Monday, August 22, 2011

Infusion #5: Umeshu, Part I

A small project I’ve been meaning to tackle for years now is the ability to make one’s own plum wine at home… more specifically, umeshu. Technically, umeshu isn’t a wine at all (though it’s called so), but in fact a liqueur.

Umeshu might be the simplest infusion yet done on this site, though its simplicity in preparation demands patience for the infusing. Umeshu is created by soaking whole green plums in soju.

Green plums aren't just unripe plums (though they can be). Because this is an east Asian recipe, what can be assumed required is one of several varieties of Korean plum, most of which ripen to a light green color. Their taste is sweet, though perhaps not as sweet as some of the darker species that you can find. I myself don't have direct access to unripe Asian plums, but what I did find recently in my local store was less-than-ripe green pluots. I know that they're not nearly the same as for what traditional umeshu calls, but I'm going for it.

Soju is a Korean spirit that you'll find more and more nowadays, if you make an effort. It's a mid-proof mostly neutral spirit that is traditionally made from rice, though modern versions can be made from grain and sweet potatoes as well. Most soju also has just a bit of sugar added at the end of production, so the result is a slightly sweet liquor that is about 40 proof (on average) and very subtle in flavor. By the way, soju is not to be confused (which it commonly is), with shochu or baijiu, their Japanese and Chinese counterparts which tend to be more commonly made from rice only and are also higher proof.

The method of infusion couldn't be simpler: wash the fruits and soak them whole in soju for at least a few months. This method concerns me a bit. From my limited experience with infusing whole fruits in liquor, I find that the flesh of the fruits, shielded from the alcohol directly by their in-tact skin, tend to decompose a bit from the inside out. Similar experiments of mine have resulted in ammoniated aromas from the mixtures. But every description I've read of umeshu insists that it's smooth and inviting, so perhaps my fears are unfounded.

I'm making a small batch divided into two jars. Traditional recipes have you include sugar to soak in the liquor with the plums, but I'll just add simple syrup to the final infused product, as I often do.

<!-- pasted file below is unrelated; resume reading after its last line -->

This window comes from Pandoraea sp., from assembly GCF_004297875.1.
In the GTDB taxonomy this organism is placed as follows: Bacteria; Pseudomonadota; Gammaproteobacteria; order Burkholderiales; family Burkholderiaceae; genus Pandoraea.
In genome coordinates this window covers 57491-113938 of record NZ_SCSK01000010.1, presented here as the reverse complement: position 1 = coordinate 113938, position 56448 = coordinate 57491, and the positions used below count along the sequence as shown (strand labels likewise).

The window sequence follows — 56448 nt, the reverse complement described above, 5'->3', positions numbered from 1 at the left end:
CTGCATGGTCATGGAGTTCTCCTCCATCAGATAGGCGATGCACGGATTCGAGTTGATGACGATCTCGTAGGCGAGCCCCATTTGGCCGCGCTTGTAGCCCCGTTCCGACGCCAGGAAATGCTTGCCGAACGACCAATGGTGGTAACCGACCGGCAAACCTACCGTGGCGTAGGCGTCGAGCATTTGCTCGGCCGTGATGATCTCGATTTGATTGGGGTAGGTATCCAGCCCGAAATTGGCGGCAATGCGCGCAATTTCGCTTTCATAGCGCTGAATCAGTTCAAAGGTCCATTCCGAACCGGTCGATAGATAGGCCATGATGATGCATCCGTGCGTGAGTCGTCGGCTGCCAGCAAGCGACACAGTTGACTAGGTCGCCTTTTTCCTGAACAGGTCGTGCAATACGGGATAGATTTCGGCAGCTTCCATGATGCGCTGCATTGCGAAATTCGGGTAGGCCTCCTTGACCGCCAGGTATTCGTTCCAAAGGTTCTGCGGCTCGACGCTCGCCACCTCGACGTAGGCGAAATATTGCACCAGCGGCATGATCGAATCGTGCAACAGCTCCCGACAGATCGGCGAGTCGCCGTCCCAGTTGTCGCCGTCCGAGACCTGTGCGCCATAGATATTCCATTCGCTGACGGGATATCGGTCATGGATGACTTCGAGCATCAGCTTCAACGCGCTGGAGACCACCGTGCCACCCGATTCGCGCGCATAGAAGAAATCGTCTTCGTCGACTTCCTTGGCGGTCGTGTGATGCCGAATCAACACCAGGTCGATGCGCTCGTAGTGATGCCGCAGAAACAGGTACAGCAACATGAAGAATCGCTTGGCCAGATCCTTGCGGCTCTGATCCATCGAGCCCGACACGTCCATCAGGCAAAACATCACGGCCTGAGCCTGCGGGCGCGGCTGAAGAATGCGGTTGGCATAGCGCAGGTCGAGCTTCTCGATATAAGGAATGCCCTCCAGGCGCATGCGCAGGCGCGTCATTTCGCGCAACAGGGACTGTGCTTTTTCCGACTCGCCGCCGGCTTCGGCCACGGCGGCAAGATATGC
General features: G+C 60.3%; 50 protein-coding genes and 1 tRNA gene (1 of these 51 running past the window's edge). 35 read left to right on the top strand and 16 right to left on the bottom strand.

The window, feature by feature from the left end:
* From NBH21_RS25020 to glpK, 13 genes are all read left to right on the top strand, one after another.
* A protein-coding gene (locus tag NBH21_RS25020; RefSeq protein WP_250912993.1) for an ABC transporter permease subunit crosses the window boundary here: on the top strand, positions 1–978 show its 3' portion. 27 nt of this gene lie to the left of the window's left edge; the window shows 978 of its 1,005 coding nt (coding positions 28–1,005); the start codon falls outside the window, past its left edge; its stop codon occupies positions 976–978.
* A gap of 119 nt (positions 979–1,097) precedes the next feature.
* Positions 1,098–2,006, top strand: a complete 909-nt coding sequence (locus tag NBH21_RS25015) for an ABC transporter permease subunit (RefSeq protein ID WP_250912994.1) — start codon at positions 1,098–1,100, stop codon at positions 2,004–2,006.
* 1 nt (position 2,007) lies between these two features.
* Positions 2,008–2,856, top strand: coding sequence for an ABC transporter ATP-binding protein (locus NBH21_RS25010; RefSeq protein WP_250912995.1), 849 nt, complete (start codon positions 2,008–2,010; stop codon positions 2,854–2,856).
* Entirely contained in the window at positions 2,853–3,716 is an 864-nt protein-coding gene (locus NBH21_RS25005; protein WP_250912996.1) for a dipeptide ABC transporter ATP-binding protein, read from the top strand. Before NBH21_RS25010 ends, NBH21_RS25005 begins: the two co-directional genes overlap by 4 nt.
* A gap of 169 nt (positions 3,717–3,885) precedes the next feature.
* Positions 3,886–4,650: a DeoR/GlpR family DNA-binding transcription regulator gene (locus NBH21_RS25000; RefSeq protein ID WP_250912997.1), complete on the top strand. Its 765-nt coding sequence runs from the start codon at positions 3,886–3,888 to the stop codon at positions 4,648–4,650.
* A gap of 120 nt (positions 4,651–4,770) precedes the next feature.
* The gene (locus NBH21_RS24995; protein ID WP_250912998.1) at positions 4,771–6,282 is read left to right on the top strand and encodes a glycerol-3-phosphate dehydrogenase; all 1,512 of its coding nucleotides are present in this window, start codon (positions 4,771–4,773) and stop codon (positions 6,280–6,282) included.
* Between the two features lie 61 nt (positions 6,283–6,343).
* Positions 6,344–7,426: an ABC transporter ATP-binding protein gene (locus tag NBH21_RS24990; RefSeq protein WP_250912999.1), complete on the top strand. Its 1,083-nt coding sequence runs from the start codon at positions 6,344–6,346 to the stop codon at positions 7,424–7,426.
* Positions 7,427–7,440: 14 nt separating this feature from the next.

If any of you know why this experiment will fail or what I'm doing wrong, feel free to tell me. See you in a few months!

Thursday, August 11, 2011

A Malibu Old Fashioned, If I Must...

Just a little while ago I wrote about the not-so-prolific ways in which you could get creative with making your own custom Old Fashioned cockails. I had been preaching this strategy long before I wrote about it, and one of my more wiley past suggestions has unfortunately reared its ugly head.

Dagreb, a fellow blogger, dug up an old suggestion of mine and foolishly decided to bring it to life. He claims that I suggested the idea of making an Old Fashioned out of Malibu rum. As I defended myself in the comments of his post about it, I told him that I either was very drunk (up to you to decide how likely) or that I suggested only adding bitters to the rum, since the sweet liqueur-like Malibu needed no additional sugar. Intoxicated (literally?) by the idea of coconut and pineapple combined, Dagreb whipped up a Malibu Old Fashioned anyway with pineapple syrup and aromatic bitters. The results were, not surprisingly, too sweet and undrinkable.

Allow me to provide a solution!

Malibu has recently released a new product: Malibu Black. This is far from the first "Black" titled version of a spirit to be released, but it's approach is a bit different. While Malibu is an unaged rum at low proof that's sweet like a liqueur, Malibu Black is almost a full proof, less sweet rum which uses aged rum as a base. Malibu black still has the candy-like coconut flavor (love it or hate it), but is a lot more sophisticated, and versatile, might I add. I essentially see no reason to ever buy normal Malibu again. Black's lesser sweetness makes it finally possible to mix it with cola without overly saccharine results, as Malibu suggests. If you haven't had coconut cola yet, you're really missing out.

I thought this the golden opportunity to make a Malibu Old Fashioned that didn't suck. I still treated Malibu Black like Malibu, in terms of its sweetness and heft, but the end result is that it's not undrinkable.

Malibu Black Old Fashioned

2oz Malibu Black
2-3 dashes lime bitters (substitute lemon or orange bitters)

Build on ice and garnish with a lime twist (substitute lemon or orange twist).